The topic of wearable devices that measure our emotional state is becoming more and more salient, with some companies closer than ever to cracking the code. The problem is that developers have tunnel vision when thinking about possible use-cases for them, failing to look beyond the health, wellness or entertainment sectors to discover more impactful ways they can influence our lives.
For example, drinks brand Mountain Dew has used skateboarders’ biometric data to create ambient art to bring its ad campaign to life. Similarly, Adobe has measured consumers’ emotions to create a light installation, demonstrating their digital credentials. Degree Deodorant, a sports sponsor in the US, used biometric wristbands to measure the excitement of fans as they watched their teams play, visualising the emotions of each team’s fanbase. These are all novel ways of connecting brands to consumers using this emerging technology, but in my opinion, they don’t go far enough.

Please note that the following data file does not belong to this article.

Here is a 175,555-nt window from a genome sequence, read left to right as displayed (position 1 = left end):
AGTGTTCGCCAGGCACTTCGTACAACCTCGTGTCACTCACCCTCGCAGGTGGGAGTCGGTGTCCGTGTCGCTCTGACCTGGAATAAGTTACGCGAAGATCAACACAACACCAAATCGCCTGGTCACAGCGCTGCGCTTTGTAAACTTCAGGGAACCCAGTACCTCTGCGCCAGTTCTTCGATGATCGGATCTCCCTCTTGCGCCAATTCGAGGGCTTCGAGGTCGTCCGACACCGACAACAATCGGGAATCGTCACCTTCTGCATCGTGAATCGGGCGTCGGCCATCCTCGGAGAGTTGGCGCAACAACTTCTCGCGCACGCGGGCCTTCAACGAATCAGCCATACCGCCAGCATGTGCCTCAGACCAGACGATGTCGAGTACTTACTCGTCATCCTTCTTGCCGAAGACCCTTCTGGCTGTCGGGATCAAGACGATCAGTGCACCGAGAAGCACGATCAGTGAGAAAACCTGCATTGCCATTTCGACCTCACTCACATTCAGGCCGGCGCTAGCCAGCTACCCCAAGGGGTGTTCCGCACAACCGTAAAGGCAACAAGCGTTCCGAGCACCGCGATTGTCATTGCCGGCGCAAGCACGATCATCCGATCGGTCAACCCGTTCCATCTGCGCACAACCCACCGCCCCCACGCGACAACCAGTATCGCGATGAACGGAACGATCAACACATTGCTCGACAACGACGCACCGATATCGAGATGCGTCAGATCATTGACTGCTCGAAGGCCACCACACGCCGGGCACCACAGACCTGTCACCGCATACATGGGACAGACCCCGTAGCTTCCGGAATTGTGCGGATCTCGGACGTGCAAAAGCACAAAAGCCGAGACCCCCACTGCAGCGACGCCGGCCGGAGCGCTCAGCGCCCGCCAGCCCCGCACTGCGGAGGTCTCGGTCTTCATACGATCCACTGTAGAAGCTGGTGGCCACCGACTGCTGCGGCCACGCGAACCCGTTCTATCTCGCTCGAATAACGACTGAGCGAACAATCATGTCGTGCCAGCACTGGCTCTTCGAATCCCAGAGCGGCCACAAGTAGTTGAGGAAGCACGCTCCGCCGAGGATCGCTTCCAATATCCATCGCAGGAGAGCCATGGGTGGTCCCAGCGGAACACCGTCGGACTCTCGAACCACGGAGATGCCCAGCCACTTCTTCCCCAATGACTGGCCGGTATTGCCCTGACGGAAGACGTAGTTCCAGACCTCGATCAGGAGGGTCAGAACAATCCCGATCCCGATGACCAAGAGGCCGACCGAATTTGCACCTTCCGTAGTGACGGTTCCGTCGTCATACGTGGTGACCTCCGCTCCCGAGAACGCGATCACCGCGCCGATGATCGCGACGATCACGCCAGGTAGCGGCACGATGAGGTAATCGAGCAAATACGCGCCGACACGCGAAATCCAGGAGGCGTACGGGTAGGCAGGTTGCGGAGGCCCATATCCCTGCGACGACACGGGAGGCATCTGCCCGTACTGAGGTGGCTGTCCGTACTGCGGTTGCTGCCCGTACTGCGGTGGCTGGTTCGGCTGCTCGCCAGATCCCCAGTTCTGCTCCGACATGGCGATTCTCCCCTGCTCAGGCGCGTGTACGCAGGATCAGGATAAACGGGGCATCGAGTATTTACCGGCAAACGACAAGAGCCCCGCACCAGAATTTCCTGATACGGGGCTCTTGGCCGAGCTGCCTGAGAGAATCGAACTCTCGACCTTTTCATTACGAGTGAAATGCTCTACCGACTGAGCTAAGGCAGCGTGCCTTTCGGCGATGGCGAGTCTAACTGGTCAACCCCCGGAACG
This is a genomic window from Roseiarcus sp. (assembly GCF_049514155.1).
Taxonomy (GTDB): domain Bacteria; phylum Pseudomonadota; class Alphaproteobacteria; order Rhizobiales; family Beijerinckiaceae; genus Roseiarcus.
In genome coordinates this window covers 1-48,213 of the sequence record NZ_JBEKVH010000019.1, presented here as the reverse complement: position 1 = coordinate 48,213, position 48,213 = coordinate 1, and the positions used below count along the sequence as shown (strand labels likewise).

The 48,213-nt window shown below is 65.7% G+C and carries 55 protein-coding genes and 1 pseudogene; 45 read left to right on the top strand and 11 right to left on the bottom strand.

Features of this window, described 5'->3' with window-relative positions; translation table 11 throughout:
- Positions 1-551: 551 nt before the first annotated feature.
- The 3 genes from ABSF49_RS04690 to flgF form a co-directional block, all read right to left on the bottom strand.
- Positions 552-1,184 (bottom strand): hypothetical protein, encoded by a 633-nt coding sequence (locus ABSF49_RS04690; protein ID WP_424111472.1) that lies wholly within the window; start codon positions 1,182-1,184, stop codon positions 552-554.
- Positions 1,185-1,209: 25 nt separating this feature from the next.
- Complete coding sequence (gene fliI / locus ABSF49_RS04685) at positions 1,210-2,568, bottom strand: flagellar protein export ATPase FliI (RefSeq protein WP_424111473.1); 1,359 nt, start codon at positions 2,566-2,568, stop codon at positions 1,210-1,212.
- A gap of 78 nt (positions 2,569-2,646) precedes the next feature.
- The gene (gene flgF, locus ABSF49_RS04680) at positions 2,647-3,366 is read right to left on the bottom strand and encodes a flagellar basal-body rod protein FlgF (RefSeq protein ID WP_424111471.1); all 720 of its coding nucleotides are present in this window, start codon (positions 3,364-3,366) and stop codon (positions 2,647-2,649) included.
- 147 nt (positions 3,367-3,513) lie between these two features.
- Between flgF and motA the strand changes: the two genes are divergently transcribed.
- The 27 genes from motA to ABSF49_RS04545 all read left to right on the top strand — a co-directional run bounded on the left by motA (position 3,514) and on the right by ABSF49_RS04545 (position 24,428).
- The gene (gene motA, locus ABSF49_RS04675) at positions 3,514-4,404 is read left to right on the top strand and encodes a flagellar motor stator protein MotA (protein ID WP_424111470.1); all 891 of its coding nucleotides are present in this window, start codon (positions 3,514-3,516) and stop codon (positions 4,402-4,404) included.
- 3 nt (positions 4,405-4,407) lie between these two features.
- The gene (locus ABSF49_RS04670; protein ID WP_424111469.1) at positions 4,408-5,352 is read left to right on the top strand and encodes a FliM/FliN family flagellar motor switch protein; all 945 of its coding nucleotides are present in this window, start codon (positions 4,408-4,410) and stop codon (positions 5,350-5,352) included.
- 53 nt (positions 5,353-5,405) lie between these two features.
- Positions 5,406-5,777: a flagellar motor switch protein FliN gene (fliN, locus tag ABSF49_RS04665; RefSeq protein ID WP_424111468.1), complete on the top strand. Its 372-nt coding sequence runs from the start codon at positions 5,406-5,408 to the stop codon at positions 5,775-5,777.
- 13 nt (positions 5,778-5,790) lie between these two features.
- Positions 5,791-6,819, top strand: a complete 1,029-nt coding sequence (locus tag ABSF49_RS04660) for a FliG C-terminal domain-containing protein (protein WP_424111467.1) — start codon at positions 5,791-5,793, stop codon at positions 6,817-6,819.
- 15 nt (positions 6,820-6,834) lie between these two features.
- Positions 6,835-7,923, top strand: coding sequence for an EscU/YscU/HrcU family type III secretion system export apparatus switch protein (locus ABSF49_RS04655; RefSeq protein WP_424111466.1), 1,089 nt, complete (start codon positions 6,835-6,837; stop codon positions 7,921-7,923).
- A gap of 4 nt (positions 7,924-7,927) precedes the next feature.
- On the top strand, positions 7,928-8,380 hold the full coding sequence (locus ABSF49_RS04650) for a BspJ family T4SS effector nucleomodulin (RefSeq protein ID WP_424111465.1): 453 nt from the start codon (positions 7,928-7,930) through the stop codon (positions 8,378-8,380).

Join our community
This article is available to subscribers only. Sign up now for your access-all-areas pass.
Got a question?
+44 (0)20 7292 3703 or firstname.lastname@example.org